How to Avoid Penalty Fees for IRA/Roth IRA/401(k) Early Withdrawal

Every year millions of Americans stash away a portion of their hard earned paycheck into an IRA, Roth IRA, or 401(k) in order to save for retirement.  Unfortunately though, millions more will face penalty fees when taking early withdrawals due to unforeseen job loss, medical expenses, or other financial hardship.  It’s important to understand that if you do take an early distribution from your retirement account you will not only pay income taxes owed on the withdrawal, but will also pay a 10% penalty fee for early withdrawal.

10% Early Withdrawal Fee

The 10% penalty, also known as an excise tax, is assessed if you withdraw from your IRA, Roth IRA, or 401(k) early, i.e. before you have reached the age of 59½.  One easy solution to avoid a penalty is to contribute to a Roth IRA.  Roth IRAs are contributions made after-tax in which one could withdraw from account after 5 years tax-free and penalty-free.  However, you can only withdraw your contributed amount.  So it’s important to keep track of what amount of your Roth IRA is contributed and what has been earned on your contribution.  If you withdraw more than what you contributed, you will be liable for income tax on your earnings and subject to the 10% penalty on your earnings for early withdrawal.

While the above seems like a reasonable solution, most of us contribute to a 401(k) or a traditional IRA to which the after-tax contribution is not an option.  So while early withdrawals are not recommended, below is a list of scenarios in which one can withdraw early without incurring that pesky 10% penalty, because after all, it is “your money”:

  • If you are a first time homebuyer you can elect to take up to $10,000 out of your IRA penalty-free and if you’re married, you and your spouse can each take up to $10,000. The money must be used within 120 days to purchase your home or you will be hit with the 10% penalty. The withdrawal can benefit you, your spouse, your children, parents, or other ancestors to assist in the purchase of their first home.  There is no penalty exemption for the first time homebuyer if you withdraw funds from your 401(k); however, there is a possibility of rolling over the funds into an IRA in order to avoid paying the penalty, but it must be from a former employer.
  • You are also allowed to take an early distribution from your IRA for qualified higher education expenses such as tuition and books. The distribution will still be taxed as ordinary income, but you would be waived of the 10% penalty.  Like with the first time home buyer, your family can also benefit from this exclusion.  Also, same rules apply as above if you are withdrawing from a 401(k).  There is no penalty exemption for qualified higher education expenses, but there is the possibility of rolling over your 401(k) to an IRA and then taking the distribution.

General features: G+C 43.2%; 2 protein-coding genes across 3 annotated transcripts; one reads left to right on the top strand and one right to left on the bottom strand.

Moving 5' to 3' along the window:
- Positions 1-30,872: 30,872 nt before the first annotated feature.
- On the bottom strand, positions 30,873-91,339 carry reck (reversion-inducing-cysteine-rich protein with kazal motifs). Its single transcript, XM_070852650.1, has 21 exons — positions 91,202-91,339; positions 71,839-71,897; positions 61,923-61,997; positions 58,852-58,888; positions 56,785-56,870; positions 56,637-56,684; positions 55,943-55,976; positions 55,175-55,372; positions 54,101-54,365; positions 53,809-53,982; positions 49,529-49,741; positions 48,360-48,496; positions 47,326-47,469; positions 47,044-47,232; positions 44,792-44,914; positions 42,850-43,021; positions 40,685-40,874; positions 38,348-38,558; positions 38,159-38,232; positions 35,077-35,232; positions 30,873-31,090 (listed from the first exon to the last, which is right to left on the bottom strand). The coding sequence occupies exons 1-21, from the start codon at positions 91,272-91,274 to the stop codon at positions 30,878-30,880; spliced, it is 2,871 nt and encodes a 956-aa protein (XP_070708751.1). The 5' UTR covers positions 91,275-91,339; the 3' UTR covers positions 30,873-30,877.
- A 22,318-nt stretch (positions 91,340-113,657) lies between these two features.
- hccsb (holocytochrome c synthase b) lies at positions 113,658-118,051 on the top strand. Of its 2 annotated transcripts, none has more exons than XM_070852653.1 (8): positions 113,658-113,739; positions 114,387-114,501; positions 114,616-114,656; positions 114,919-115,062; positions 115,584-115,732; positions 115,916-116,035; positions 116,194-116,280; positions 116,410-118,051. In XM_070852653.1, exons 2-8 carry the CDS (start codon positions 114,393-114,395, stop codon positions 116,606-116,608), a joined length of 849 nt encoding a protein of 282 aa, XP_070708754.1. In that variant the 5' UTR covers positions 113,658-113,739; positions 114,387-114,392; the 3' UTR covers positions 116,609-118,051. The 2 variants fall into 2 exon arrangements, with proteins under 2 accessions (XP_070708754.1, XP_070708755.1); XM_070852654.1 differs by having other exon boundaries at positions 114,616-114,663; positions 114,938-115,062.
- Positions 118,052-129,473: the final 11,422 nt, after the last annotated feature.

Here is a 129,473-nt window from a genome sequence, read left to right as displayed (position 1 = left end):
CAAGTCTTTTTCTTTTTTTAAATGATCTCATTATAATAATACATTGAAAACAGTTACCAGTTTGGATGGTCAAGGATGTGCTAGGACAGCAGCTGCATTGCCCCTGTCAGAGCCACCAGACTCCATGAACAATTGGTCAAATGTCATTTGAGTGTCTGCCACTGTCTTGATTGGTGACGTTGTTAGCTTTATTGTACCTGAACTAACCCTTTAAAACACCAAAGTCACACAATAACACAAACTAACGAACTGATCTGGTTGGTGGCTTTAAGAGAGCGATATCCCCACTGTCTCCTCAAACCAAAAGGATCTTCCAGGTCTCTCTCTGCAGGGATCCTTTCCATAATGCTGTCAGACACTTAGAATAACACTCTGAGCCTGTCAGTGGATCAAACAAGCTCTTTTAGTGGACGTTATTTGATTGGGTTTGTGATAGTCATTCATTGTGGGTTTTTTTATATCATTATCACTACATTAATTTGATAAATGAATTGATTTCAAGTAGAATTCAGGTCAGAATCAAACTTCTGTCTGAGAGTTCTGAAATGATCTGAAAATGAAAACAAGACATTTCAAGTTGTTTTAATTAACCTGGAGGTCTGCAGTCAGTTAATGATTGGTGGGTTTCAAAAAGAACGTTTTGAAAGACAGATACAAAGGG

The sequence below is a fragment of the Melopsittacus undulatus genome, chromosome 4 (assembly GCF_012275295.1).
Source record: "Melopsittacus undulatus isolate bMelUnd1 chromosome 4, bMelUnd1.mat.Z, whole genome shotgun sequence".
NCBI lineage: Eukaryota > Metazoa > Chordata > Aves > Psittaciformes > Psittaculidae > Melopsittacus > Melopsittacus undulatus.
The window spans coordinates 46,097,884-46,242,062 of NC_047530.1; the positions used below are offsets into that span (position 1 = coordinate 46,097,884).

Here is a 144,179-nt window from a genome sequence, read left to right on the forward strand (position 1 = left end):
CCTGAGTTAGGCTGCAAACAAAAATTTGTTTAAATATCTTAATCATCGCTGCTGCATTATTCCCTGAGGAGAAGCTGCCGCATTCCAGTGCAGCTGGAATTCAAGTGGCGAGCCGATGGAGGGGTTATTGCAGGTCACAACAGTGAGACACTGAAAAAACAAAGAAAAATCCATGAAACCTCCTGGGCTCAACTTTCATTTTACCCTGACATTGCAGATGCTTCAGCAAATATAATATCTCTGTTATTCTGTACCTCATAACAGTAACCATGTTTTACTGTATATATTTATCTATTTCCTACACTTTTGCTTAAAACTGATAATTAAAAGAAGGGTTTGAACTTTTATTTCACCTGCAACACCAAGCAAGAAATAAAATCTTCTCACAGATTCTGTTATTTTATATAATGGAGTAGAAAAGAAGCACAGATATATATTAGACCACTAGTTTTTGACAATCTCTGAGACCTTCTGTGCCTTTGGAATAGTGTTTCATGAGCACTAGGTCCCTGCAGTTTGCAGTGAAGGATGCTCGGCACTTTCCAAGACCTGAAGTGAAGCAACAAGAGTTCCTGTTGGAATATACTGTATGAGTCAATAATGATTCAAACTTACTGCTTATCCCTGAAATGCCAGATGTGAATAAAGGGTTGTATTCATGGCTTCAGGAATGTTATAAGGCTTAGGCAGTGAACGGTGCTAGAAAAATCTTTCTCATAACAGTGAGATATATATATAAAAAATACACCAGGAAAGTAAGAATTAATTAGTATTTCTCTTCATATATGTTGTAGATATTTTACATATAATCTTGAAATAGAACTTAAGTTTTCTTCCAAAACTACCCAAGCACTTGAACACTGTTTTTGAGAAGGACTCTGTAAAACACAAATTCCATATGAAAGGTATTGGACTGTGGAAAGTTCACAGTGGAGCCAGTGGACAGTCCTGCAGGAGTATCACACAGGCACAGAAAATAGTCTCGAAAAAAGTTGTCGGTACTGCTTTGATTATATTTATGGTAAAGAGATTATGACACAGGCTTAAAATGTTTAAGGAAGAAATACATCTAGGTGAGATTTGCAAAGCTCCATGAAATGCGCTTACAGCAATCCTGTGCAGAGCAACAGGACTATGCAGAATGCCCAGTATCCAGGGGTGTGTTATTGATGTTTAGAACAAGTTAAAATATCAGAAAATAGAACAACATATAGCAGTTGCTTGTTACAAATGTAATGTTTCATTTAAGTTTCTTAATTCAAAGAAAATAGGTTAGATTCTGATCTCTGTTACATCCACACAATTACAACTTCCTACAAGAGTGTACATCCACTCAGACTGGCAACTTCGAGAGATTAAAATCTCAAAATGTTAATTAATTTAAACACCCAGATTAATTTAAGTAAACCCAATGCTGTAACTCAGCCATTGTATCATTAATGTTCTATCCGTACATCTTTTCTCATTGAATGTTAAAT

• You may also withdraw from your IRA or 401(k) early if you have become totally disabled or have incurred unreimbursed medical expenses greater than 10% of your adjusted gross income in the year of withdrawal. Although watch for the timing trap in regards to your medical expenses.  These expenses must be paid in the same year that you take the distribution.
  • Now another less well-known option is to take a 72t early distribution (named after the tax code) which allows you to take a “series of substantially equal periodic payments” which is derived from a calculation using your current age and the size of your IRA. However, once you begin taking these payments, you must continue taking the same amount for 5 years or until you reach the age of 59½ whichever is LATER and even if you no longer need the payments.
  • Another option in the short-term is to take a loan against your 401(k). The IRS allows you to borrow against your 401(k) as long as your employer permits.  If your employer allows you to take a loan, the maximum amount that you can withdraw against is either $50,000 or half of your 401(k) balance, whichever is less.

While the above is not a complete list, it does comprise the most common options taken if an early withdrawal is necessary and you want to avoid the 10% penalty.  In the end, it’s best avoid withdrawing from your retirement funds early.  One of the major factors to having a concrete retirement is the ability to compound your earnings pre-tax. Contact an Anders advisor with any questions on early withdrawal penalties.